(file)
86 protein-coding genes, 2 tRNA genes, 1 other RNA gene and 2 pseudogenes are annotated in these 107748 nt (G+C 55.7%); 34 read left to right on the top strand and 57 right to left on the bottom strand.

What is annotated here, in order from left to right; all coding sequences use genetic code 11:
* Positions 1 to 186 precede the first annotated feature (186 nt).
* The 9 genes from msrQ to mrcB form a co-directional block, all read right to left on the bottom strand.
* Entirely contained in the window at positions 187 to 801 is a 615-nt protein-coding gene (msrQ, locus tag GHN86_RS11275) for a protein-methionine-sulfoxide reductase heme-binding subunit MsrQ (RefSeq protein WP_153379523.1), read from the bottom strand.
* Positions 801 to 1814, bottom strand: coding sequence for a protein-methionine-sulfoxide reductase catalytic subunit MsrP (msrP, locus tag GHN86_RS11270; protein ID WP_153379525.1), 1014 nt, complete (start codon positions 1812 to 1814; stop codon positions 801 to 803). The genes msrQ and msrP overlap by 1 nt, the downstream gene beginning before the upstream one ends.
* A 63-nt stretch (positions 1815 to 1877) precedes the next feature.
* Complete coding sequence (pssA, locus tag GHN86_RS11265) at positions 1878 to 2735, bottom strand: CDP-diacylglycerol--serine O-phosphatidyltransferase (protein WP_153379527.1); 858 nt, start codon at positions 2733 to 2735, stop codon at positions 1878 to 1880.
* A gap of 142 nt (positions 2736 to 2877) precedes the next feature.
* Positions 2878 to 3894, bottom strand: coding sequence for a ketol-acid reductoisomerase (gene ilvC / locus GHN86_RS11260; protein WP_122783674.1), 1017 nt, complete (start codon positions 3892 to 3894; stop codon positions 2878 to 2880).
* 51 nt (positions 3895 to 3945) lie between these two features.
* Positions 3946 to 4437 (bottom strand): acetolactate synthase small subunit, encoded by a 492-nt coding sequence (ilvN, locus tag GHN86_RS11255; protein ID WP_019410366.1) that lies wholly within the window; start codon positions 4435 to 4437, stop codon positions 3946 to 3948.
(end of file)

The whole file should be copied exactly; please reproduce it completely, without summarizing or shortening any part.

86 protein-coding genes, 2 tRNA genes, 1 other RNA gene and 2 pseudogenes are annotated in these 107748 nt (G+C 55.7%); 34 read left to right on the top strand and 57 right to left on the bottom strand.

What is annotated here, in order from left to right; all coding sequences use genetic code 11:
* Positions 1 to 186 precede the first annotated feature (186 nt).
* The 9 genes from msrQ to mrcB form a co-directional block, all read right to left on the bottom strand.
* Entirely contained in the window at positions 187 to 801 is a 615-nt protein-coding gene (msrQ, locus tag GHN86_RS11275) for a protein-methionine-sulfoxide reductase heme-binding subunit MsrQ (RefSeq protein WP_153379523.1), read from the bottom strand.
* Positions 801 to 1814, bottom strand: coding sequence for a protein-methionine-sulfoxide reductase catalytic subunit MsrP (msrP, locus tag GHN86_RS11270; protein ID WP_153379525.1), 1014 nt, complete (start codon positions 1812 to 1814; stop codon positions 801 to 803). The genes msrQ and msrP overlap by 1 nt, the downstream gene beginning before the upstream one ends.
* A 63-nt stretch (positions 1815 to 1877) precedes the next feature.
* Complete coding sequence (pssA, locus tag GHN86_RS11265) at positions 1878 to 2735, bottom strand: CDP-diacylglycerol--serine O-phosphatidyltransferase (protein WP_153379527.1); 858 nt, start codon at positions 2733 to 2735, stop codon at positions 1878 to 1880.
* A gap of 142 nt (positions 2736 to 2877) precedes the next feature.
* Positions 2878 to 3894, bottom strand: coding sequence for a ketol-acid reductoisomerase (gene ilvC / locus GHN86_RS11260; protein WP_122783674.1), 1017 nt, complete (start codon positions 3892 to 3894; stop codon positions 2878 to 2880).
* 51 nt (positions 3895 to 3945) lie between these two features.
* Positions 3946 to 4437 (bottom strand): acetolactate synthase small subunit, encoded by a 492-nt coding sequence (ilvN, locus tag GHN86_RS11255; protein ID WP_019410366.1) that lies wholly within the window; start codon positions 4435 to 4437, stop codon positions 3946 to 3948.